The flavor is a term that encompasses all of the other cupping parameters. It is an overall evaluation of the coffee and is often measured against a standard chart or ‘flavor wheel’.
Acidity is the bright and dry taste that gives a cup its life. Perceived acidity does not necessarily correlate to the pH of a coffee, but is believed to be the result of the acids present in coffee. Acidity is akin to the dry but bright sensation experienced on the sides at the back of your tongue when drinking red wine.
Kenyan coffees are very acidic, as are many wet-processed coffees. Dry, processed coffees have a low-toned and subtle acidity. It is important to note that as the roast develops, acidity decreases. High amounts of acidity are not desirable in espresso coffee.
Even instant coffee has some of the 800 compounds responsible for stimulation of our taste buds. The difference, however, is that instant coffee lacks most of the aromatic volatile compounds causing a dramatic decrease in the overall flavor. The perceived acidity of coffee results from the proton donation of acids to receptors on the human tongue. Acidity is typically a highly valued quality especially in Central American and some East African coffees.
Sourness, however, is an extreme of acidity, and can be considered a defect.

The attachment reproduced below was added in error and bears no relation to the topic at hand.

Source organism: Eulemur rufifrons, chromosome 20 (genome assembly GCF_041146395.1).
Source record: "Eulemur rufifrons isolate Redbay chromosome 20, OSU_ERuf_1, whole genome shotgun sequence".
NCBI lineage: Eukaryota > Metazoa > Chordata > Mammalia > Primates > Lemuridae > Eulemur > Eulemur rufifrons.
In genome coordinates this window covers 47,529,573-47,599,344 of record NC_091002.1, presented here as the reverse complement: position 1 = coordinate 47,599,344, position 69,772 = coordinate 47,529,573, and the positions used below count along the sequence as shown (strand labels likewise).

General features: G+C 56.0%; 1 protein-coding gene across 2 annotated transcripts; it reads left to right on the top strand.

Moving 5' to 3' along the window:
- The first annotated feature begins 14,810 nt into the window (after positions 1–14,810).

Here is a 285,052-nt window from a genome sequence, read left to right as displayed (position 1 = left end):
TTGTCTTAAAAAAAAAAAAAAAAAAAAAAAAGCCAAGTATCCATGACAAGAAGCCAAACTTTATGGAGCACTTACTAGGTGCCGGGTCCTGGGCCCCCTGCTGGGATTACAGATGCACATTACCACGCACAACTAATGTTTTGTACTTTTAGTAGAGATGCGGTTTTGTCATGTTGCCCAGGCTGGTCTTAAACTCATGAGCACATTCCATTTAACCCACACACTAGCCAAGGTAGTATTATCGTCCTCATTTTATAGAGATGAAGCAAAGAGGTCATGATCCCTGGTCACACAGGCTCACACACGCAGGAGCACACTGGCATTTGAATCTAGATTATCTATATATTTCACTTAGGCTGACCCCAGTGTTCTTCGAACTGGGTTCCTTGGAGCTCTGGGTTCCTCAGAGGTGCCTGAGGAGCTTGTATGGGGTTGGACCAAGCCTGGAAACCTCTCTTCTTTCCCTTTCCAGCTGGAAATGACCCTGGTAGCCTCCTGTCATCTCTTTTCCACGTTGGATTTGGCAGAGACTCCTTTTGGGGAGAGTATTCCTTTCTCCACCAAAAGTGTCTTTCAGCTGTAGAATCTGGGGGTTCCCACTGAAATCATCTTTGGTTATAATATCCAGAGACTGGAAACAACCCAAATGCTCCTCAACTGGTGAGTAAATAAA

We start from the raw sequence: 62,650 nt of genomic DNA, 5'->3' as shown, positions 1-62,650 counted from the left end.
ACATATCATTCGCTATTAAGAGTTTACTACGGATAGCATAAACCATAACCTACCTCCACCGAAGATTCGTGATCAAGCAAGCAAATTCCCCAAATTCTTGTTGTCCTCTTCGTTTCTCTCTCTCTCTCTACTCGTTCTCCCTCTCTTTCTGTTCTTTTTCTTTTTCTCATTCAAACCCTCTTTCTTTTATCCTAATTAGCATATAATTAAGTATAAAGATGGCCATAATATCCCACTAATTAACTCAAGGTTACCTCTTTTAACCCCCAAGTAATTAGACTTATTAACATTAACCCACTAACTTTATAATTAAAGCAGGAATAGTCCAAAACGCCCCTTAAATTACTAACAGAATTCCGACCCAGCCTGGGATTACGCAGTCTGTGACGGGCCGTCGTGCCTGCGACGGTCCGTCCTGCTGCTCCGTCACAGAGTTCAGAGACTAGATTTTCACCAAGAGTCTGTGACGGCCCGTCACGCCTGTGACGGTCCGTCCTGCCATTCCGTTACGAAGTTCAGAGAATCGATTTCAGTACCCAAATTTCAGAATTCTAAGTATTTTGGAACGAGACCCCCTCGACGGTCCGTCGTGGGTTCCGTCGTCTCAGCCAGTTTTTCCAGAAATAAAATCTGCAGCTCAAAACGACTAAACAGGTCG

Acidity has been correlated with coffees grown at very high altitudes and in mineral rich volcanic soils. The perceived acidity of washed coffees is also significantly higher than the acidity found in naturally (dry) processed coffees.
This is likely to be due to an increase in the body of naturally processed coffees relative to wet processed coffees since body masks a coffee's acidity. The acid content in a brew is also greatly dependent upon the roast degree, type of roaster, and brewing method. Cuppers use a scale from 0-9 to assess acidity – coffees with scores of 6-7 are highly acidic.
Aftertaste is the sensation that is experienced after the coffee is swallowed. Cuppers assess the permanence of the aftertaste, i.e. how long it takes from the initial aromatic sensation on the back of the throat to the loss of this sensation.
The body is the weight of the coffee that can best be sensed by allowing the coffee to rest on the tongue and by rubbing the tongue against the roof of the mouth. Body ranges from thin, to light, to heavy and is a result of the fat content of the coffee. Medium and dark roast styles will have a heavier body than lighter roasted coffees, but conversely will have less acidity.
The coffee’s aroma is due to a complex mixture of volatile compounds in the brew. Nearly 800 compounds have been identified as affecting aroma, including sulfur compounds.
Coffee’s bitterness, sourness and astringency are all affected by roasting procedures and various levels of hydrocolloids, caffeine and a range of acids. At low levels, bitterness helps mask the acidity and adds another favorable dimension to the brew. However, at high levels, bitter compounds can overpower the other components present in coffee producing an undesirable effect.
Decaffeination slightly reduces the perceived bitterness of coffee. Allowing the coffee to soak in fresh water for approximately twenty-four hours after the fermentation process - as practiced in Kenya - is said to reduce bitterness. A coarser grind reduces bitterness. However, the correct grind size should always be used to ensure proper extraction.